So it’s best to visit these parks in spring or fall because the winter can be a little harsh and very cold outside. And the weather’s much more tolerable in the spring or fall.

2 (4m 5s):
The other thing about summer, even though it’s really hot, it’s also really crowded at a lot of these parks.

1 (4m 9s):
Yes, super crowded, not a lot of shade. And another tip that we have is to rent an SUV. Some of these roads are off-roading. If you do some of the scenic drives, it’s better to have an SUV, depending on what time of year you’re going through some of the mountains. You’re going to want an SUV for the comfort and the safety factor.

3 (4m 27s):
Yeah, one of the times, Brittany and I had gone, we flew into salt lake, made the drive. You have to go over a mountain pass. It was during winter, you needed that four wheel drive SUV that we had. So based on the season, but even outside of that, you do want it because you’re in rugged areas. I think SUV’s are always best when you’re exploring places like this.

1 (4m 47s):
My favorite tip is to download offline maps. I set it in almost all of our episodes, but you’re going to be in some remote areas where you might not have self service. So make sure to download offline maps for all of the areas that you’re going to be in so that if you don’t have service, you can still navigate safely to your next destination.

2 (5m 5s):
Another great tip is to dress in layers. And this is obviously important for the winter months, but equally as important for summer, because we had gone to Zion in June of 2021. And we got up early because we wanted to start a hike very early in the morning, before the hundred and six degree weather it was kicking in, but it was 7:00 AM and freezing cold. Remember how windy it was. And we were all bundled up and jacket.

1 (5m 29s):
Yeah. It was like, oh, I’m definitely going to bring my sweater because it’s too cold to be without it.

3 (5m 34s):
I was telling you ladies to save her that because very soon after it got warm,

2 (5m 39s):
So you definitely want layers to shed.

1 (5m 41s):
And no matter when you go winter, summer, spring fall, make sure to wear sunscreen because the sun is shining. You’re still gonna feel the rays of the sun and make sure to pack plenty of water as well and stay hydrated.

2 (5m 55s):
Okay. So before you start this road trip, you’re going to need to get to Utah. There are two main airports that we would recommend you utilize for this trip. One is in Utah, that salt lake city and the other is Las Vegas, Nevada.

1 (6m 10s):
And so you can do it one of two ways. You can fly into an out of salt lake city, or you can fly into salt lake city and then fly out of Vegas or vice versa, depending on how you want to do this trip. If you’re doing it all in one shot.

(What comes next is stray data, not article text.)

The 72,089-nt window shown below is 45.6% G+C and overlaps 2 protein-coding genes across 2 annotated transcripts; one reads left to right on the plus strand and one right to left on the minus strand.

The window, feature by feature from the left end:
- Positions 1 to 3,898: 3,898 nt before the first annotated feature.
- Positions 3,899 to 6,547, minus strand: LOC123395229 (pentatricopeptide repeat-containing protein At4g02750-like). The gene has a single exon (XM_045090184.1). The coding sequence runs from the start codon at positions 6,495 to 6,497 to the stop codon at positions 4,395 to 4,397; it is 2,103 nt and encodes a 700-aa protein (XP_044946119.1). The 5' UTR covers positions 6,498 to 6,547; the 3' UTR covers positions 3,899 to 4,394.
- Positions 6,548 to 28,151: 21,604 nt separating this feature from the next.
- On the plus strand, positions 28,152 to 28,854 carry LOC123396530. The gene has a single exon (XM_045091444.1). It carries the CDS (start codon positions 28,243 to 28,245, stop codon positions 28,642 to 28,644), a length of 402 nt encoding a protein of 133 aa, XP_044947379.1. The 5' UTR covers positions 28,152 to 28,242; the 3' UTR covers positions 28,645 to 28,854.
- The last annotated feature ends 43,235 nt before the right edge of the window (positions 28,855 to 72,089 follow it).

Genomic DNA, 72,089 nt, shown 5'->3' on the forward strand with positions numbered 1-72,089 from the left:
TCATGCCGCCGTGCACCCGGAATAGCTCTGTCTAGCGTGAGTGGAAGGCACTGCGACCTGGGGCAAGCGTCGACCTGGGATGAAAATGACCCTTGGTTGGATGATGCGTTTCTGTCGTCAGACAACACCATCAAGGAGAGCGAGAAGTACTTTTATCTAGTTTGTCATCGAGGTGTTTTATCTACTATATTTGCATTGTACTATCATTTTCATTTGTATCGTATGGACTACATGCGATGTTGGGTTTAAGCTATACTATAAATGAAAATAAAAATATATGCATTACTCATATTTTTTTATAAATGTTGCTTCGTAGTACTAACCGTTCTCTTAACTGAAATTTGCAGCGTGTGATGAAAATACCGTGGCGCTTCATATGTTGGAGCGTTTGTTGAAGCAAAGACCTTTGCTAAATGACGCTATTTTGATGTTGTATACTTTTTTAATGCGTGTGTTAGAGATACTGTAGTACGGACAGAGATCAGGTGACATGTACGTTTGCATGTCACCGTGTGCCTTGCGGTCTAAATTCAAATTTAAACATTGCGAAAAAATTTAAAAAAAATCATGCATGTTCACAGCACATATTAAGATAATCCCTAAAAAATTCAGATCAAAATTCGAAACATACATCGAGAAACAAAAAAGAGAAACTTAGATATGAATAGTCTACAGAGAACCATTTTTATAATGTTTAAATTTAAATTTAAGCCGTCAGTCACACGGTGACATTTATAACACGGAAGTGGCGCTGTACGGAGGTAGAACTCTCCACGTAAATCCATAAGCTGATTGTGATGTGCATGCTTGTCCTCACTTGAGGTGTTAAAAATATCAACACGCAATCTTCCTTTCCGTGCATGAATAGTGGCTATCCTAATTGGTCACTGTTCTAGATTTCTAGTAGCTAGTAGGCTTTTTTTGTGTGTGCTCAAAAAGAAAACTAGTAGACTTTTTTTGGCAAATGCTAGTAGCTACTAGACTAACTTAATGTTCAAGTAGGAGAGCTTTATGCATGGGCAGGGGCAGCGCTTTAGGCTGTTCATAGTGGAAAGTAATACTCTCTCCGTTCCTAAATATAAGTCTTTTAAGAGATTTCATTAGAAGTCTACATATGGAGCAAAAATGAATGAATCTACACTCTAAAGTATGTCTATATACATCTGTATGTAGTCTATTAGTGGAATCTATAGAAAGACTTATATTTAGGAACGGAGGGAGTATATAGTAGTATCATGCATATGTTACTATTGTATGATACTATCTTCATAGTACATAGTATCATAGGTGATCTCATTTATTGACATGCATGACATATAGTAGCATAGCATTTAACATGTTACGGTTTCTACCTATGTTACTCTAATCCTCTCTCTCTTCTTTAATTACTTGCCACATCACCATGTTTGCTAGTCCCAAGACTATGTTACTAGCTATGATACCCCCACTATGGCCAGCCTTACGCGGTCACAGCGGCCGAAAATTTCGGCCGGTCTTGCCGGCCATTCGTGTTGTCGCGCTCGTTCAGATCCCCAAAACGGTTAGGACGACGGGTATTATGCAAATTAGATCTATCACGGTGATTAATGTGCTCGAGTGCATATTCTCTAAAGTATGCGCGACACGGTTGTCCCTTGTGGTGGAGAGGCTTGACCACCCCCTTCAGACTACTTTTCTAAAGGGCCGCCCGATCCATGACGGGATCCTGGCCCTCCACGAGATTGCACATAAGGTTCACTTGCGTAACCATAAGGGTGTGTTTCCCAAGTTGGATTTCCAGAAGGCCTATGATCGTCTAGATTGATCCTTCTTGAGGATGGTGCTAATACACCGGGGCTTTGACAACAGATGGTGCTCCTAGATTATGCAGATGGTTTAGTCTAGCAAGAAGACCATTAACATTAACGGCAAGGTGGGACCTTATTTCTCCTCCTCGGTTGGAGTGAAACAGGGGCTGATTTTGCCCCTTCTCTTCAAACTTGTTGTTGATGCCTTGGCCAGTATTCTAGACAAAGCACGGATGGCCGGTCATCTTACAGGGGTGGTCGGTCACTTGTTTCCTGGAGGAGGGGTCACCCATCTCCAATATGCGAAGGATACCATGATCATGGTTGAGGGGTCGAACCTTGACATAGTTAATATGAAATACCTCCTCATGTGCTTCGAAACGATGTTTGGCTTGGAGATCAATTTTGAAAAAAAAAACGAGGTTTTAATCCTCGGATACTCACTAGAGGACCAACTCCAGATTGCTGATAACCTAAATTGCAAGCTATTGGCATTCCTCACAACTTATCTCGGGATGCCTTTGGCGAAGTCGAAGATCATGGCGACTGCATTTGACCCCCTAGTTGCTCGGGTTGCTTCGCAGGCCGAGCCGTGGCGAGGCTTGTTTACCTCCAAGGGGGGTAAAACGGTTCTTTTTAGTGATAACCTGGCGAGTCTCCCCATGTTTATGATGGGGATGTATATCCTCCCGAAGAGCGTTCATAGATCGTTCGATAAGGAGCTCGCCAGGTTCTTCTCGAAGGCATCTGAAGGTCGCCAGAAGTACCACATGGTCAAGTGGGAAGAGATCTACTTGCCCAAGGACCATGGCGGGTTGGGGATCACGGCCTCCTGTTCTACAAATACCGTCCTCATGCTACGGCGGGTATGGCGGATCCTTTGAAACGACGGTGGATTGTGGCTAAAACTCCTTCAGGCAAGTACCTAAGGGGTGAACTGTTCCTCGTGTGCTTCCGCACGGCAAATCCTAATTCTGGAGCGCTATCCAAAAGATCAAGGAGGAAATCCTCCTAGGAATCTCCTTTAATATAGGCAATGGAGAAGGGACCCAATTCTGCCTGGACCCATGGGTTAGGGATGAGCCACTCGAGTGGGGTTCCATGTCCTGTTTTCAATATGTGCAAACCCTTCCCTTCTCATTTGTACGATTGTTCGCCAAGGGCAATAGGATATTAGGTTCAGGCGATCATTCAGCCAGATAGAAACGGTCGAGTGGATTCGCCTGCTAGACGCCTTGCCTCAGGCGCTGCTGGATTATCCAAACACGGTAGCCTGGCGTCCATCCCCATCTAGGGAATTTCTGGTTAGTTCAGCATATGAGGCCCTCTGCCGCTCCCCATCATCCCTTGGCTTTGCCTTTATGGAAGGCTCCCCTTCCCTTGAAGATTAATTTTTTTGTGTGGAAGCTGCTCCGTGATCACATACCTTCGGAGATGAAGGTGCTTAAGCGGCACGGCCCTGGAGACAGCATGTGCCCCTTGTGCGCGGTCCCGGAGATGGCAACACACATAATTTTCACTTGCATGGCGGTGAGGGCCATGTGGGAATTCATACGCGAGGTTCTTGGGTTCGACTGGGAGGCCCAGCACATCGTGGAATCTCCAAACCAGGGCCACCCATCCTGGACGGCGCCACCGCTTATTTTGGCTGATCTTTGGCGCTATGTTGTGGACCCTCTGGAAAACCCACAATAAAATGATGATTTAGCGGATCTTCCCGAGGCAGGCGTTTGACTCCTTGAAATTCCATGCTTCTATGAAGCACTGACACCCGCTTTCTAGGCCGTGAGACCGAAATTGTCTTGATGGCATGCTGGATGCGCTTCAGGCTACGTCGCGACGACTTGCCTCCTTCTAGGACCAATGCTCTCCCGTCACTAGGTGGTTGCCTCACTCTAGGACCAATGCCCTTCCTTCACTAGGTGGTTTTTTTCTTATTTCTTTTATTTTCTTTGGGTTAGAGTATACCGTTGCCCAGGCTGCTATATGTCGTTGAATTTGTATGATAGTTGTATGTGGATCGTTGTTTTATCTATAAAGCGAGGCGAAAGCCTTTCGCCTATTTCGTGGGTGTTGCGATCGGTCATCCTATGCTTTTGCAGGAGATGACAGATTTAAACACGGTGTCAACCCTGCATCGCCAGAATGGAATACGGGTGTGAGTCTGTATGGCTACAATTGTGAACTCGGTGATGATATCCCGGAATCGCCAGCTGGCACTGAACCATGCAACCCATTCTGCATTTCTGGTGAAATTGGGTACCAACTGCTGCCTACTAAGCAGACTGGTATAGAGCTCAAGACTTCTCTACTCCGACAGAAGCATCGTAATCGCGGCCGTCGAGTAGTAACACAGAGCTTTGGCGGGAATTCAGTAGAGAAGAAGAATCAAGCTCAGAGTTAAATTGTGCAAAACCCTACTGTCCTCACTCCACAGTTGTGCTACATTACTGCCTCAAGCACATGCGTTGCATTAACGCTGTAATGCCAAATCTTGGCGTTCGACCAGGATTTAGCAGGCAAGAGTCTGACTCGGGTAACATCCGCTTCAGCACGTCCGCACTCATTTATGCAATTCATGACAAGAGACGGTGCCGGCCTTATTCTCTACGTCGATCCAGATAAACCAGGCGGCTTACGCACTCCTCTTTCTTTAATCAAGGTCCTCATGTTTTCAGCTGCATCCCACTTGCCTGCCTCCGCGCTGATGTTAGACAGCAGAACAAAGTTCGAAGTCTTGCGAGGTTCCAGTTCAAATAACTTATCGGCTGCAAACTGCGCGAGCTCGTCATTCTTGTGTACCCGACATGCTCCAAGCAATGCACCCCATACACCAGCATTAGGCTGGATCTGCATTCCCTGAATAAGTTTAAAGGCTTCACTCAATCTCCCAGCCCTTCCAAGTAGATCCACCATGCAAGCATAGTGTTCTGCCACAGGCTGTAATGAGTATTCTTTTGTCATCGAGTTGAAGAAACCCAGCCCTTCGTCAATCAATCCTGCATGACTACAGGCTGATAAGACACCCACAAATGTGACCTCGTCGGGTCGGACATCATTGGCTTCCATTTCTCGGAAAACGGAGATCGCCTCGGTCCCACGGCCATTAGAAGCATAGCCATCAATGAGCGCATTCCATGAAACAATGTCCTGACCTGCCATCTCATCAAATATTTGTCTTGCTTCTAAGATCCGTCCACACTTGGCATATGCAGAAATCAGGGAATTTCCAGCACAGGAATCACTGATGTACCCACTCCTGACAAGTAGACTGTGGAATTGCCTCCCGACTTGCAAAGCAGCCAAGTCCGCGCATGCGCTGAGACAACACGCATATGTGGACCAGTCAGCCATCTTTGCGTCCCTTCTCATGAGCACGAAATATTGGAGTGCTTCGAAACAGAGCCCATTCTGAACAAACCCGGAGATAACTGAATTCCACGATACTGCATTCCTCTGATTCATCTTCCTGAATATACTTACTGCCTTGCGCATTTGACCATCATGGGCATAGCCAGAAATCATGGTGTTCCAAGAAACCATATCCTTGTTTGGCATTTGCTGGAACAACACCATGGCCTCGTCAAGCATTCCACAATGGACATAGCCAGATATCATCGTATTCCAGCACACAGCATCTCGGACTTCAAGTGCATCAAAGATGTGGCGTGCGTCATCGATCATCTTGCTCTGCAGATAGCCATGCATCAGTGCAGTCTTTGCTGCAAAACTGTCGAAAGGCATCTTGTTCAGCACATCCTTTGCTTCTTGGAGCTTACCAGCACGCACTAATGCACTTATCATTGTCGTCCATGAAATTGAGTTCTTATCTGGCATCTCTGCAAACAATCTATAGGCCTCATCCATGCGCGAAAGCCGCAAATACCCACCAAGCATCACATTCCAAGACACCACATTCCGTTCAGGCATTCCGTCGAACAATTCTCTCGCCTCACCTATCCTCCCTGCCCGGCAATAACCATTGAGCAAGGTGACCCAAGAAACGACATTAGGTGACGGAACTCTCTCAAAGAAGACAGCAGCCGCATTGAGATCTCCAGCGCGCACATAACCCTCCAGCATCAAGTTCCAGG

3 (6m 22s):
Yeah. In a squad tip on that Is if you do utilize Las Vegas as your hub of where you fly into or out of, or you do a combination of both, Nevada is one hour behind Utah and a different time zone. So plan accordingly. And just remember that logistically it’s one hour behind in Nevada

2 (6m 44s):
Can kind of work in your favor. If you’re trying to catch a flight out of Vegas and you’re driving back from say Zion and you gain an hour back, so could work in your favor there too.

1 (6m 53s):
So the first part we’re going to start at is Arches National Park and the closest city to Arches is Moab. We talked all about Arches and Canyonlands and episode 78, and Arches is known for its natural sandstone, arch formations. And in Arches National Park, there’s over 2000 arch formations.

2 (7m 12s):
This park looks so pretty. I haven’t been to this one, but I definitely want to

3 (7m 16s):
It’s really, really nice. I like it a lot. Brittany mentioned how many Arches there are in there, and there are, but not that many are as grant, as of a scale as the large Arches that you are going to see in those are the main focal points, right? So there is a good handful of ones that are the must sees and the must do’s of it. I think I even mentioned this in the episode episode 78, when we were talking about Arches, if you’ve ever looked at a Utah state license plate, so they have different ones, but one of them has delicate arch, which is the most iconic arch in Arches, National Park. So famous, they put it on their license plate. Right. So, I mean, if you’ve seen a Utah plate, you know what delicate arch looks like?

1 (7m 55s):